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McAfee Moves from Monolith to Microservices on Confluent Cloud

Monolith to Event-driven Microservices with McAfee: Crafting the Winning Kafka Strategy

Monolith to Event-Driven Microservices: 5 Tips for Securing Business Buy-In

To reliably prevent malware threats and phishing scams, get privacy and identity protection for your digital presence, and prevent your data from being compromised, who do you turn to for solutions? Probably McAfee.

The worldwide leader in online protection provides a holistic suite of threat prevention, privacy, and identity products through direct consumer channels as well as via global integrated service provider (ISP) and telco partners. McAfee has millions of endpoints that provide business insights, such as automatically alerting a customer to a breach and walking them through the corrective action.

But as cybercrime has gotten exponentially more complex, so has McAfee’s data landscape—specifically, their reliance on real-time data to meet modern business demands. Which is why Confluent has become a critical tool. 

Before McAfee selected Confluent as their de facto data streaming technology, their IT teams had been tasked with managing Apache Kafka® and various data streaming technologies. But McAfee was on a cloud-native modernization journey that required building out a distributed microservices ecosystem. With requirements constantly changing, and with the need to focus on mission-critical product development rather than managing infrastructure, the move from open source Kafka to Confluent was necessary.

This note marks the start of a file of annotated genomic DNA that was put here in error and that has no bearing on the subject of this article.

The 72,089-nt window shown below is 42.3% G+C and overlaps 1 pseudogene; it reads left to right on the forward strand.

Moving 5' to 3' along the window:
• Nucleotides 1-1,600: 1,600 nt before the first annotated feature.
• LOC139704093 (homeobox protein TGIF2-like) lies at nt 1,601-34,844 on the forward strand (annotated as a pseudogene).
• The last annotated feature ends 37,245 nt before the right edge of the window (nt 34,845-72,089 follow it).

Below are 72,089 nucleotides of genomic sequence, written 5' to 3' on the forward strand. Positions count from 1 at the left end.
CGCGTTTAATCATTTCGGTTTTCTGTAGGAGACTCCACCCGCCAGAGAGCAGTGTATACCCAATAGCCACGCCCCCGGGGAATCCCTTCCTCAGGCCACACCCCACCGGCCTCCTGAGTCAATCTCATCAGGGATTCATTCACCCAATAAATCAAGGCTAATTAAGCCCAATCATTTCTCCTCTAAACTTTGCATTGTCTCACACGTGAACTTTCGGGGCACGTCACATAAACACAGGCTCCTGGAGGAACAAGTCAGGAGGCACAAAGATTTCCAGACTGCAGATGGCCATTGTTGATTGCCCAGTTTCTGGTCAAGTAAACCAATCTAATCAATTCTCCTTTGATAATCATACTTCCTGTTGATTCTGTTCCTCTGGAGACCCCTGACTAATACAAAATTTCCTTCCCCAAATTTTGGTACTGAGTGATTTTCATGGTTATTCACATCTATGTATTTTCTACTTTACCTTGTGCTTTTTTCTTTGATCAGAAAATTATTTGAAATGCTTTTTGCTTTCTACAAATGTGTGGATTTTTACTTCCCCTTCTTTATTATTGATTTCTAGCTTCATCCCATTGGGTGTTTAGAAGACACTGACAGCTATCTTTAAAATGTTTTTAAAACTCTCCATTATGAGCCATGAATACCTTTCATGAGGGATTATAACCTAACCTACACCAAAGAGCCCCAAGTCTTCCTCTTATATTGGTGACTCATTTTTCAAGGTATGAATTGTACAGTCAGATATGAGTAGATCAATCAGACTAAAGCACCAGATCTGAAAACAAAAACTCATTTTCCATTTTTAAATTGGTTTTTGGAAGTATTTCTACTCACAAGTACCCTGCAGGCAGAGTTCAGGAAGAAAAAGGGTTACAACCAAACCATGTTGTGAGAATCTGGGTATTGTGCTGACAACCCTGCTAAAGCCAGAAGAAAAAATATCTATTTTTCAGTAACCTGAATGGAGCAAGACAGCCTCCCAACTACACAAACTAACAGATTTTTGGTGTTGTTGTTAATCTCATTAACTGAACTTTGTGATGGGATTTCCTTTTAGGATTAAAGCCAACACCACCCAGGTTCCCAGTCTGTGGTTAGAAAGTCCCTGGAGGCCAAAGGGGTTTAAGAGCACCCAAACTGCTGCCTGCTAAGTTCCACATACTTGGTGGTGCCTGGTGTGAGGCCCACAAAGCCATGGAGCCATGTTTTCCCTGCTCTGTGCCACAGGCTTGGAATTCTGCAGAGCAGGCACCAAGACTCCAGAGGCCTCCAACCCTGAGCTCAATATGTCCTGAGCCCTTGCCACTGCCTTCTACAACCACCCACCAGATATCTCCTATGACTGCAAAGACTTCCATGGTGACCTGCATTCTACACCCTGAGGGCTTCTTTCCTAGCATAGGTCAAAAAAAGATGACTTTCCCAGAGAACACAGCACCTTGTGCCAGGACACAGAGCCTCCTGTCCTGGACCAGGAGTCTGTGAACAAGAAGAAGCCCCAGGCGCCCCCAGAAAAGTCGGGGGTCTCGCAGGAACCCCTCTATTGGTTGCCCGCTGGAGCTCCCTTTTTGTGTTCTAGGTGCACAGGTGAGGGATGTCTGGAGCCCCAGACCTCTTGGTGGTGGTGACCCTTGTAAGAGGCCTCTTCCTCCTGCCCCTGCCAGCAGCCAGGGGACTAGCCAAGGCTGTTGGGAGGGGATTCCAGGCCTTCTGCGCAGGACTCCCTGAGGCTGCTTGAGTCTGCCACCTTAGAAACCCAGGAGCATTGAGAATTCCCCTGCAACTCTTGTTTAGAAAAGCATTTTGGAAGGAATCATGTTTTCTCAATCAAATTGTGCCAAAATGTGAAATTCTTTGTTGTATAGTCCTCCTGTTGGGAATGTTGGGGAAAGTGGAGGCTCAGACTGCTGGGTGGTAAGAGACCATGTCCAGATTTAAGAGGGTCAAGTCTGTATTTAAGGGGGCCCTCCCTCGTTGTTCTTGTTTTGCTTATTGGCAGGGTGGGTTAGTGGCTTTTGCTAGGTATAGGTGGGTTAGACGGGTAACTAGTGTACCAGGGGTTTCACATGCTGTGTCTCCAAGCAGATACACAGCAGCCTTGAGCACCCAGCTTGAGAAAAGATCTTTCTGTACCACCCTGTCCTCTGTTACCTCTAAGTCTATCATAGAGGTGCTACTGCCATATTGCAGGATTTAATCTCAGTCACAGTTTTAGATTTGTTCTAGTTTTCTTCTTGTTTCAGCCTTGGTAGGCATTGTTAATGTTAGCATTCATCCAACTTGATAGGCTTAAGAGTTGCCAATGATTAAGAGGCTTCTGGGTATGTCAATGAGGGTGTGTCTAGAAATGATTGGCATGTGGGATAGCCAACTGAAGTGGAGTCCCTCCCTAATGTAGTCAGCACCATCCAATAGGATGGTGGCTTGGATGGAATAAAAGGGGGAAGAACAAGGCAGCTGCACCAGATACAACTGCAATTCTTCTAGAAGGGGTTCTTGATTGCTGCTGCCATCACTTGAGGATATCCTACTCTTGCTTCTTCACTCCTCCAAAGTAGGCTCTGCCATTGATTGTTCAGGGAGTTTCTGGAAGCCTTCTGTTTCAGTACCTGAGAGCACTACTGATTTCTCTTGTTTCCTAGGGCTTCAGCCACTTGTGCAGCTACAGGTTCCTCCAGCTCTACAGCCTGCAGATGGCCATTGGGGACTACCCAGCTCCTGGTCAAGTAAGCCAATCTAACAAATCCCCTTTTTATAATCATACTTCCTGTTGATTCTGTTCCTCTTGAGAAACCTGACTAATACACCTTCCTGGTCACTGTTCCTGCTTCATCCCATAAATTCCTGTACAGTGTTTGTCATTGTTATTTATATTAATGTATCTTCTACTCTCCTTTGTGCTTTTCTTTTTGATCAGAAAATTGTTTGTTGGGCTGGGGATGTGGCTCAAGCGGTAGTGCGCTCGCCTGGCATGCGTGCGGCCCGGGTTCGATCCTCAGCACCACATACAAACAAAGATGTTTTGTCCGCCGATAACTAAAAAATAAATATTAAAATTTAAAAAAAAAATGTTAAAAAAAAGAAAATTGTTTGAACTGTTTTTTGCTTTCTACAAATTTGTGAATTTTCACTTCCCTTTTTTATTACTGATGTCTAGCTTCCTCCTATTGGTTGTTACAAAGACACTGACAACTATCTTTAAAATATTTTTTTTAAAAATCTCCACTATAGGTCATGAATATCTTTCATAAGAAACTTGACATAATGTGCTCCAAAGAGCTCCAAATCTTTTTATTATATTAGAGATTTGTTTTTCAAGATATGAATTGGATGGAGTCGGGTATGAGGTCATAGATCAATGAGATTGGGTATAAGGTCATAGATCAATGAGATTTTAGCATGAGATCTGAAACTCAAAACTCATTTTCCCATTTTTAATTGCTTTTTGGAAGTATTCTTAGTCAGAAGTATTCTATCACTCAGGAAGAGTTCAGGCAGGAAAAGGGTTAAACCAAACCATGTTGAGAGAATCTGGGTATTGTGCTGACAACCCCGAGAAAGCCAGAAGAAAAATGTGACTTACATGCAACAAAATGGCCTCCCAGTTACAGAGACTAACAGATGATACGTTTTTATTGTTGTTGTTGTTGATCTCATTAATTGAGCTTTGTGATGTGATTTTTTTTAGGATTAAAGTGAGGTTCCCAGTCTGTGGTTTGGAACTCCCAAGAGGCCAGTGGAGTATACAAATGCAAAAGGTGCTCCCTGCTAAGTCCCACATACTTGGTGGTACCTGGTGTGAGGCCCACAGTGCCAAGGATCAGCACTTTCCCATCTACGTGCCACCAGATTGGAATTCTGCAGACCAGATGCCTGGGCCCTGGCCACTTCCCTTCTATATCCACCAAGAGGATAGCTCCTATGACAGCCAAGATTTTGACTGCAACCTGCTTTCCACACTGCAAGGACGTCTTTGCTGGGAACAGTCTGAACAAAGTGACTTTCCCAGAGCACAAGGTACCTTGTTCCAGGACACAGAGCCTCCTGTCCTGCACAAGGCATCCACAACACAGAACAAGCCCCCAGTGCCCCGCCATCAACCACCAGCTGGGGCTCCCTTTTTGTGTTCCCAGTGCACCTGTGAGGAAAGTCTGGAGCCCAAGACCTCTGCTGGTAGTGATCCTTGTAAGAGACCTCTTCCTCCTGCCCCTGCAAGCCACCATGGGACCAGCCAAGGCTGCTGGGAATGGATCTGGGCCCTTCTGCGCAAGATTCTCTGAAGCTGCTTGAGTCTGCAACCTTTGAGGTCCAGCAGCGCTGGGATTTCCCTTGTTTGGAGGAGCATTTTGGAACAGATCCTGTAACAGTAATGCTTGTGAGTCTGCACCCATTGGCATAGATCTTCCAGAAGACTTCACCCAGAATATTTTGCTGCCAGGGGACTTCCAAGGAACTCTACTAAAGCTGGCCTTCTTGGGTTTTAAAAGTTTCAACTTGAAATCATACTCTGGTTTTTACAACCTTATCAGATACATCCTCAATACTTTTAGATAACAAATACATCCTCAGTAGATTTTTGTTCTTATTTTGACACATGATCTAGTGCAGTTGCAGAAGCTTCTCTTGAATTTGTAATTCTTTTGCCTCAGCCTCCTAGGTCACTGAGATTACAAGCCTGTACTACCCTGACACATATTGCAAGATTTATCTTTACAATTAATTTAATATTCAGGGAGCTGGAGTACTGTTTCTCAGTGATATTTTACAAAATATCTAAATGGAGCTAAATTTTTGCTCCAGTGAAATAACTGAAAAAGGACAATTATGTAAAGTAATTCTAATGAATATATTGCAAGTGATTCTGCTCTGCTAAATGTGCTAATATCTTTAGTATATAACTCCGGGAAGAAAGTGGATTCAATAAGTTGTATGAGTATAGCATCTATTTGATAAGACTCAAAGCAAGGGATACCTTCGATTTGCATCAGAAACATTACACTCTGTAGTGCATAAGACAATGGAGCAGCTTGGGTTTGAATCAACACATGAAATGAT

We spoke with McAfee IT decision-makers: VP of Platforms Mahesh Tyagarajan and Cloud Architecture Leader, Consumer Platform Rupin Kakkar. In this post, we share what they’ve learned in moving McAfee’s legacy systems to an event-driven microservices architecture to add scalability, performance, and functionality.

Simplifying a complex status quo 

Before Tyagarajan joined McAfee, he led platform transformation and tech modernization at organizations like Walmart and Kroger. With his experience, he was brought into McAfee to transform an inherited monolithic architecture into decoupled systems with the ability to rapidly scale in a microservices world. 

McAfee was already using multiple data streaming technologies—open source Kafka, Amazon Kinesis, and Azure Event Hub—but the complexity and self-management aspect created many challenges, the main ones being: